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Home | Featured Articles | When Speakers Bureaus Dont Call (par . . .

When Speakers' Bureaus Don't Call (part 2)
By Mary McKay
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9 Action Steps that Will Increase Your Bookings and Get the Attention of Bureaus 

6.  Study others in your field of expertise.

What are the trends that currently have the greatest impact on your industry?  One of the world's leading trend firms, trendwatching.com and its 8,000+ trend spotters scan the globe for emerging consumer trends.  They report on findings in free monthly trend briefings.  Visit http://www.trendwatching.com

What's happening in your industry?  Are your current industry leaders increasing profits, initiating cutbacks, decreasing profits, creating dissension, inspiring courage or are they encouraging greed and corruption?  Are there company-wide layoffs?  What kinds of programs and presentations will be needed for those that survive the layoffs and downsizing?  

Learn how you differ from other speakers in your field and be able to articulate it in a clear and concise manner. Get a mentor in your field and study his/her behavior and performance.  Gain the advantage with clients and bureaus through your service, product or your style of delivery. 

Visit the website of the National Speakers Association - http://www.nsaspeaker.org and click on "find a speaker."  Now, click on "speaker area of expertise."  How many names come up under your area of expertise?  Study their websites.  How are they positioning themselves?  How are you different?  How can you capitalize on the difference?  What presentation topics do you offer that they do not?  Look over their list of past clients and make note of the organizations that have hired them to speak. Generally speaking, the more bookings you've had, the more bureaus will be interested in working with you.   

Identify bureaus who serve your industry.  In some cases, you can identify their target market by the title of the bureau, such as Financial Forum, Inc. (http://www.financialspeakers.com).  The best way to familiarize yourself with their customer base is to visit the site of each member bureau of the International Association of Speakers Bureaus (http://www.iasbweb.org). 

7.  Always maintain a professional attitude.

Keep your composure under stress.  Bureaus aim to please meeting planners because they seek repeat business.  Why not?  Those same meeting planners who have a positive experience with one speaker will return many times over to the same bureau for another speaker or speakers. 

If you react negatively under pressure while at an event, or if you act or speak unkindly or inconsiderately or disrespectfully in any situation, the news will spread like a virus.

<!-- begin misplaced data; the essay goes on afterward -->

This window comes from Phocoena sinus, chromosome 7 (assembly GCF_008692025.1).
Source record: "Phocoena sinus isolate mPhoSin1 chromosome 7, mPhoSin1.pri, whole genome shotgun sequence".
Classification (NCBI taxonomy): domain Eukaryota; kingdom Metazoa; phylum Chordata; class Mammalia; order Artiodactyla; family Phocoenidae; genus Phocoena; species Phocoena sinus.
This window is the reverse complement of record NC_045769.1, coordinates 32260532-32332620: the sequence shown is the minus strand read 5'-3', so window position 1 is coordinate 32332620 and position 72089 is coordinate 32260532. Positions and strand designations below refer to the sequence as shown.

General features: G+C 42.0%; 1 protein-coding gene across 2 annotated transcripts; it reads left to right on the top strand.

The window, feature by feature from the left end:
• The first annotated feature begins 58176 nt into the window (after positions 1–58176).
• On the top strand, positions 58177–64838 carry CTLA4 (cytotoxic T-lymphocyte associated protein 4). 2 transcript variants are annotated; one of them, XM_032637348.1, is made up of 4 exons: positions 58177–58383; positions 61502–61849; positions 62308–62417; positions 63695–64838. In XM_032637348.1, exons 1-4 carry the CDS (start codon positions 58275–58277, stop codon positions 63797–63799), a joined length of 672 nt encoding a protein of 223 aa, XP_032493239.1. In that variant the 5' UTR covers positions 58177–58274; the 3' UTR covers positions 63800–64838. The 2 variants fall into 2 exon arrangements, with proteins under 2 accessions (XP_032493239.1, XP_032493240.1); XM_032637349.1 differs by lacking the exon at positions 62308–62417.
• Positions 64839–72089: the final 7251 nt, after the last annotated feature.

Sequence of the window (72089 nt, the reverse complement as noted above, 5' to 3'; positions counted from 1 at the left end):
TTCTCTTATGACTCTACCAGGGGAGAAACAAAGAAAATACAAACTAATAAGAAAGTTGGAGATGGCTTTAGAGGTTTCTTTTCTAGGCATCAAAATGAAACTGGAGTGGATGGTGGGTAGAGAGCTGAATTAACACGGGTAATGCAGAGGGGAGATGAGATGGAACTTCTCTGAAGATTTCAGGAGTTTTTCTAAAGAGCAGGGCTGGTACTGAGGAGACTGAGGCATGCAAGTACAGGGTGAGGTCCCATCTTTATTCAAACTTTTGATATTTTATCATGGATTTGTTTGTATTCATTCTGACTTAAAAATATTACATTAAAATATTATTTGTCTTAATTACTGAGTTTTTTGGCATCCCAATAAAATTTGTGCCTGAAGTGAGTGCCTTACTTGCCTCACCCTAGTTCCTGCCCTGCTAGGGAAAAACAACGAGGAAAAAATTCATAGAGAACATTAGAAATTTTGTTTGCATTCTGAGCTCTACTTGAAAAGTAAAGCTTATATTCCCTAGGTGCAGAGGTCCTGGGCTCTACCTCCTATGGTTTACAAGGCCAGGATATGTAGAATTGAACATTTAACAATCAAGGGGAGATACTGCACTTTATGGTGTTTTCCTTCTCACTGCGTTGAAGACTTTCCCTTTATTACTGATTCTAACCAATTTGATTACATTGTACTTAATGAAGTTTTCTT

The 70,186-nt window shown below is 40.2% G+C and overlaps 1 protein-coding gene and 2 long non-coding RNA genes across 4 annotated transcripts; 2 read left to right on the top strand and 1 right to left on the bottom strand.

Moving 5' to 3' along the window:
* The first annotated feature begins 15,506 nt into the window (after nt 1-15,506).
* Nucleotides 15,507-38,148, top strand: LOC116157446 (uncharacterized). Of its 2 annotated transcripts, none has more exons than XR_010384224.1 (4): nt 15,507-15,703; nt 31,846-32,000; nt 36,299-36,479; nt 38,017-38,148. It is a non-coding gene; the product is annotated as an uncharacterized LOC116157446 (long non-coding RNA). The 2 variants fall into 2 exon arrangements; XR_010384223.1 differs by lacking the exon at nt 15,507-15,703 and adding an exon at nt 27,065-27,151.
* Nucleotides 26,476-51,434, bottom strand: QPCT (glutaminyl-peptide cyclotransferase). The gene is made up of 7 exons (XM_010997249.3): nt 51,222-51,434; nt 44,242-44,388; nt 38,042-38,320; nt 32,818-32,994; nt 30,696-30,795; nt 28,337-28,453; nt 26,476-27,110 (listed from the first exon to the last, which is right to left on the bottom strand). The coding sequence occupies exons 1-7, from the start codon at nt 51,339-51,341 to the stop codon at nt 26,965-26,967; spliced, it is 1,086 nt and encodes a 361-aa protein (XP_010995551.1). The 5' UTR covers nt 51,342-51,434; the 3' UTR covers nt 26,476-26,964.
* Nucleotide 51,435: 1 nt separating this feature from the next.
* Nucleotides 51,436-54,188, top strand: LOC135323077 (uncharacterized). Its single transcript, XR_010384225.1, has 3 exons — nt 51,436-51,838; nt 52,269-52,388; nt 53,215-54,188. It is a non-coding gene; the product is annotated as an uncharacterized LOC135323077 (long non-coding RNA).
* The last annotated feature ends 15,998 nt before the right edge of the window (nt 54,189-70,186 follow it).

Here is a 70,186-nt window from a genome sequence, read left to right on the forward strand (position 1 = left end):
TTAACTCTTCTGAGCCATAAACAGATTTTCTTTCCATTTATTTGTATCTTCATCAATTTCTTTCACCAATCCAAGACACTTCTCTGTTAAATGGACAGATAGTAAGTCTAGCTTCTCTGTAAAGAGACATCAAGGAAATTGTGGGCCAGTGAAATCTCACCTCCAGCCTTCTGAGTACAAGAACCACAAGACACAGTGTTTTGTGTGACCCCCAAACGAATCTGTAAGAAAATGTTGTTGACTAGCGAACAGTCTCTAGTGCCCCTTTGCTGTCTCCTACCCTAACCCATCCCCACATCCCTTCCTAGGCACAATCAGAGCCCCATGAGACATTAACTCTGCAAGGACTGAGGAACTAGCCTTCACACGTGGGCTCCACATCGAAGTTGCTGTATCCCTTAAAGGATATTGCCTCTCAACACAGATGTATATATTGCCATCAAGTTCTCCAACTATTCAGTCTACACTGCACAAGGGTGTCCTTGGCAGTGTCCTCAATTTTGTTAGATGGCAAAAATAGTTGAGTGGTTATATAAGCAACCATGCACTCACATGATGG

Even if you excel in expertise, eloquence and enterprise, if you are perceived as unethical, disrespectful, unkind or inappropriate, your speaking career and your relationship with bureaus will end.    

The IASB member bureaus stay in touch with each other and share experiences about various speakers and events.  Maintain an attitude and presence that makes them want to work with you again! 

8.  Create an extensive line of information products. 

As a leader in your field, you're demonstrating your ability to create solutions for others who have challenges.  This increases your outreach, your name recognition and your popular appeal. If you have popular appeal, bureaus will want to know about you. 

If you have a Nightingale Conant product, you have instant credibility.  If you do not, you can create your own library of information products helpful for those in your industry.

Get the best advice and service on products from the experts who do this for a living.  Compare services and prices of two great companies:  Speaker Fulfillment Services (http://www.speakerfulfillmentservices.com) and Flow Motion Inc. (http://www.flowmotion.com).  

I use Speaker Fulfillment Services to manufacture, duplicate and distribute my products because I like the "produce on-demand" service they offer.  They are instantly notified of an online purchase from my website by my website shopping cart.      

If you're a generalist, you can create products designed to help anyone move to a higher performance or productivity, move from living in the past to living in the present, harness the power of their expertise, increase  profits, reduce health risks, eliminate negative thinking and overcome all sorts of challenges along life's path.   

With the help of Internet technology, you can keep track of customer buying patterns, convert one-time customers to continuity customers and serve your buyers with each new product you make available.  Brian Tracy (http://www.briantracy.com) is the consummate professional speaker producing a continual stream of information products every year.  Those products reach out around the world in different languages and make contact for him.  Those buyers have their companies bring him in to speak at a high rate of bookings and rebookings. Bureaus follow suit.